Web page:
Is it worth learning English grammar before Japanese grammar?

I haven’t “learned” any grammar per se. It’s just that after a while, looking at a sentence or a word can feel “right” or “wrong” if it’s misspelled or if the grammar isn’t quite right.

I know absolutely no rules or structures past the very basics like knowing what “noun” and “adjective” are for any of the languages.


I think any breakdown of grammar is going to be a little weird if you’ve never thought about it.

Just seemed strange to say you’re lucky to have not learned it when you want to know grammar now, despite the fact that if you had learned it you’d be familiar with grammar.


A lot of what gets taught as grammar in Japanese for non-natives is a lot more like vocabulary studies at the core. The N5 level stuff like word order is grammar, but then after that it’s more like vocab.

It’s not really anything like what native Japanese people learn about Japanese grammar in school.

That is to say, most non-natives never really dig deep into grammar the way Japanese natives would think of it, and we all still can find our way. (That’s not to say all Japanese people remember what they were taught about grammar, but that’s another story)


I know it is probably assumed, but think it is worth saying you can learn English grammar and sentence composition without sentence diagramming.

My understanding is that diagramming is, for better or worse, an American peculiarity.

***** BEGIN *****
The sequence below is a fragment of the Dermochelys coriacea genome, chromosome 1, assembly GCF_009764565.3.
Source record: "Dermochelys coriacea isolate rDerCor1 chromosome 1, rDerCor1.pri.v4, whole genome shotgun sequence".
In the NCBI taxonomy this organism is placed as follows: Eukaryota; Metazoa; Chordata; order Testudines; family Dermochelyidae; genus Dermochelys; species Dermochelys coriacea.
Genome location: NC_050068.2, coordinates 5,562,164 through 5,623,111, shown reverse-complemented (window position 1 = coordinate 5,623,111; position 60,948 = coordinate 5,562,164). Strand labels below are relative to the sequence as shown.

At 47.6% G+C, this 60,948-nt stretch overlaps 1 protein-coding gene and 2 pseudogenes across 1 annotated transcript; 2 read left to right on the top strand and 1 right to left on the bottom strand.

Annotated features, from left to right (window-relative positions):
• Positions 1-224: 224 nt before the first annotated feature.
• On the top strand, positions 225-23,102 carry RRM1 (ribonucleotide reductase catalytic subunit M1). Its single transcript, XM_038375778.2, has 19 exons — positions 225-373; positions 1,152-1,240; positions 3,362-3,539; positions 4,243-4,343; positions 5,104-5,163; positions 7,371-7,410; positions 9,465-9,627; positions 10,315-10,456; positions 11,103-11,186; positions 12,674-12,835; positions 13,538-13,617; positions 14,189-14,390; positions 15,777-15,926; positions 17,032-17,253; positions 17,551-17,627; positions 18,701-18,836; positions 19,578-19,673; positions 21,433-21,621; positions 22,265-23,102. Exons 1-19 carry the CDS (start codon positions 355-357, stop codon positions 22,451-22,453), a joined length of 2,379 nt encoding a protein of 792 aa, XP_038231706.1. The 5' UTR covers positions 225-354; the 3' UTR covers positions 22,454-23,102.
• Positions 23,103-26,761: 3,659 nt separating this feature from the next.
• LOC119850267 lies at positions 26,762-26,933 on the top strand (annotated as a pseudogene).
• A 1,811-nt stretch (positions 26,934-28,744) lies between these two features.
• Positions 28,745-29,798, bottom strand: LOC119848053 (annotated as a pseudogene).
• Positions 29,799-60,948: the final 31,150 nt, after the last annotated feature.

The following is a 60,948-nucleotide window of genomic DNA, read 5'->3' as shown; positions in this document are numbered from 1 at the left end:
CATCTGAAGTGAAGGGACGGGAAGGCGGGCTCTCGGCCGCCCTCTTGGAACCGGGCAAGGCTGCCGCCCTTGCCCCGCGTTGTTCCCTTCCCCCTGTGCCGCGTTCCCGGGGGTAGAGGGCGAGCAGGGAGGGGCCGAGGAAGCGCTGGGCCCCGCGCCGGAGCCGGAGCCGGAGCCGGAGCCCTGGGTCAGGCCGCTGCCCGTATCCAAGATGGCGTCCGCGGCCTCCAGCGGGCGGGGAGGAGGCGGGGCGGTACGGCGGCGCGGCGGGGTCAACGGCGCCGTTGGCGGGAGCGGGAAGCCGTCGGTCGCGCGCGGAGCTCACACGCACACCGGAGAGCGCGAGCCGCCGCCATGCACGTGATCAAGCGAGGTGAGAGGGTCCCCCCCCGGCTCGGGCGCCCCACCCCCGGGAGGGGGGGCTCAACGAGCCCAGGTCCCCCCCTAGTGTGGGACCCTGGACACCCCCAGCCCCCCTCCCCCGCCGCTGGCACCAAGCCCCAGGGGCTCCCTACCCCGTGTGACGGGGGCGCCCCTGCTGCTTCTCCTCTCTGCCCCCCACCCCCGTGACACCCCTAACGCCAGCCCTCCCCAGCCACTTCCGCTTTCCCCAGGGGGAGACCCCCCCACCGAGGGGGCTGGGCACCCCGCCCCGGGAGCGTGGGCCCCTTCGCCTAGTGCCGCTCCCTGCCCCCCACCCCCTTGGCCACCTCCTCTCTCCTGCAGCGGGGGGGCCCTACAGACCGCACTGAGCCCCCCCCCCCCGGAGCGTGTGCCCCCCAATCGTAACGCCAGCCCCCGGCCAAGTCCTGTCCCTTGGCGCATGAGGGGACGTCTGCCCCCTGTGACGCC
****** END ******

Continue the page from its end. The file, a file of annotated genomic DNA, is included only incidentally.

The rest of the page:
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I learned grammar in elementary (the basic, subject, verb, direct object and so on).
I also got that in high school.
When I tried a bachelor Dutch/History, of course grammar was a big issue (and damn, it’s complicated).
So, I know more or less how a sentence is structured.
In Dutch.
So, when I’m reading in Genki, in English, it sucks, because I have to translate it, and look it up too.

I think having a basic understanding of grammar is needed anyway: subject, types of verbs, adverbs, adjectifs…


Immersion. All English, All The Time.

You may not learn the fancy grammar terminology doing that, like “gerund” or “infinitive” or “past participle”, but you still learn all the rules. My favourite one is the order of adjectives rule - literally everyone knows it, but noone knows that they know it.


I never knew that I knew!

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I think I once saw a sentence with like 10 adjectives in an order, and kind of explaining why.
No idea where to find it, but i get that.
And then there’s Japanese wordorder in a sentence, basically: whatever, as long as the verb is last.


I think most people know and were taught the rules, but maybe don’t know the proper terms for them anymore. I had to google “time-related subordinating conjunction”. Didn’t understand the definition that popped up, but I recognize the rule in an example sentence.


Sure, it’s obviously not the only way.

It’s one way to visualize grammar. I’m just used to people who find it strange also not being interested in grammar at all.

I mean, natives have said they still don’t know a noun from a verb :eyes:


For anyone that learned English as a foreign language, it’s probably a real kick in the 金玉 to learn that natives almost universally believe it has 3 tenses…